Ants look much like termites, and the two are often confused—especially by nervous homeowners. However, ants have a narrow “waist” between the abdomen and thorax, which termites do not. Ants also have large heads, elbowed antennae, and powerful jaws.

Ants communicate and cooperate by using chemicals that can alert others to danger or lead them to a promising food source.  Ants can lift and carry up to 20 times their own weight and usually weigh between 1-5 milligrams.


Carpenter ants nest in wood and can be destructive to buildings. They are large and prefer dead, damp wood in which to build nests. Unlike termites, Carpenter ants do not consume wood but rather move it into piles we call frass. Sometimes carpenter ants will hollow out sections of trees or infest wooden buildings and structures.

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The pavement ant is a common household pest. Its name comes from the fact that colonies usually make their homes in pavement. During early spring, colonies attempt to conquer new areas and often attack nearby enemy colonies. These result in huge sidewalk battles, sometimes leaving thousands of ants dead. In summer time the ants dig out the sand in between the pavements to vent the nests. The pavement ant is dark brown to blackish. They will eat almost anything, including insects, seeds, honeydew, honey, bread, meats, nuts, ice cream and cheese.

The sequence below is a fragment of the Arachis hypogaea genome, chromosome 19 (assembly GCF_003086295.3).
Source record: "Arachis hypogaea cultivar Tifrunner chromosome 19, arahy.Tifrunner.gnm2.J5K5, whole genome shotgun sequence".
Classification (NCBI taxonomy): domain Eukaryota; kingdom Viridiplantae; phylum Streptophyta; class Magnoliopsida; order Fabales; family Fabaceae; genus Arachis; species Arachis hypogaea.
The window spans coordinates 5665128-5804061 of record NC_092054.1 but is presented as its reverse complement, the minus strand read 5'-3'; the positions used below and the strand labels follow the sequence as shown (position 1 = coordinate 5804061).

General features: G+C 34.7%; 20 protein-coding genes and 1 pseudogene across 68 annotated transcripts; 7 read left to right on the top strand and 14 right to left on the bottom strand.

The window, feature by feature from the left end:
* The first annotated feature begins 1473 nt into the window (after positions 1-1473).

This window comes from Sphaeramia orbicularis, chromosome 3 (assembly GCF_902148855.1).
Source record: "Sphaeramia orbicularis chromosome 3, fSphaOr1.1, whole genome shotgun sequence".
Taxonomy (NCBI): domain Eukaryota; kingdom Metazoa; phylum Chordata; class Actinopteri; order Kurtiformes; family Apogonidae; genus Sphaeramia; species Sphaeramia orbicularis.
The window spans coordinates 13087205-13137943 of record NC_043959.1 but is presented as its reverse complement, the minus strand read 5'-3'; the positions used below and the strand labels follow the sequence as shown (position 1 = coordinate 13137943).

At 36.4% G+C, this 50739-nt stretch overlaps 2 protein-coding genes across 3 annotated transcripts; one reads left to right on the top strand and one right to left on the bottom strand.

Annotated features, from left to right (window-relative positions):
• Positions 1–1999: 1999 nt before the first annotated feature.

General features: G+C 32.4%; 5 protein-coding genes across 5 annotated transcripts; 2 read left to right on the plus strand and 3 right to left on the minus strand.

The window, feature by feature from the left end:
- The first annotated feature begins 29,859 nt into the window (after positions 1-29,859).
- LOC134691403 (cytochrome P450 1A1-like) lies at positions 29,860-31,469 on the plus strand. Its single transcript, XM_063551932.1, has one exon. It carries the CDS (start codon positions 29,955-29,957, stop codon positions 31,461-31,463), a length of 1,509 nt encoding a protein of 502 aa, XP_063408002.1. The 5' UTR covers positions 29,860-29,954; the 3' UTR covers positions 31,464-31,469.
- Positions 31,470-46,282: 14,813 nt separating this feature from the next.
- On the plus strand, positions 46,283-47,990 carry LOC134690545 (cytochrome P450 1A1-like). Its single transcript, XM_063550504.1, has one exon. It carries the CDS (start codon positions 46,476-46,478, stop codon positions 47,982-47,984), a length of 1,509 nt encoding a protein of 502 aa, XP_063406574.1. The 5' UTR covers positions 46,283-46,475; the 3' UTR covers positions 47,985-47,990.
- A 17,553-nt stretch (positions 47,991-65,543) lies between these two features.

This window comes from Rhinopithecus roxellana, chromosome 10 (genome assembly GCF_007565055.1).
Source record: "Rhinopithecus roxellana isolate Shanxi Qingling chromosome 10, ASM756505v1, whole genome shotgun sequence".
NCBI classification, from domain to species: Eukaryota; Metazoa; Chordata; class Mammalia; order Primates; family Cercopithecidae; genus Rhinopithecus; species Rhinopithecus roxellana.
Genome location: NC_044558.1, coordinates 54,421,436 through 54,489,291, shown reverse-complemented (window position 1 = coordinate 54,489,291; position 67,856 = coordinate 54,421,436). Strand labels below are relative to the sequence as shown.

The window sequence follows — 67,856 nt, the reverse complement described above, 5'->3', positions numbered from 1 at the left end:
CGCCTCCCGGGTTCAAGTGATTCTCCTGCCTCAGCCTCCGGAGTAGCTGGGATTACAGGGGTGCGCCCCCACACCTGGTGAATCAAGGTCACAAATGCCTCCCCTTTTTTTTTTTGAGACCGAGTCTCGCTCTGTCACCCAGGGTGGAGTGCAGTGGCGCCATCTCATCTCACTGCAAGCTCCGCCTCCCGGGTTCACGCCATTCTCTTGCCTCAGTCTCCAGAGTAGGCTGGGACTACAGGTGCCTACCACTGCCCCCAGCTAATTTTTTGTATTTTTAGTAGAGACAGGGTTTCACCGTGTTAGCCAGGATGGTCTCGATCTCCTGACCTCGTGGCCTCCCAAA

The Pharaoh Ant is a small yellow or light brown, almost transparent ant with a darker abdomen. Notorious for being a major indoor nuisance pest, especially in hospitals. They thrive in buildings almost anywhere, even in temperate regions provided central heating is present.


Pharaoh ants use a positive feedback system of foraging. Each morning, scouts will search for food. When one finds it, it will instantly return to the nest. This causes several ants to follow the successful scout’s trail back to the food source. Soon, a large group will be upon the food.   They can feed on a wide variety of foods including grease, sugary foods, and dead insects. They can also gnaw holes in silk, rayon and rubber goods. Nests can be very small, making detection even more difficult. They are usually found in wall voids, under floors, or in various types of furniture. In homes, they are often found foraging in bathrooms or near food.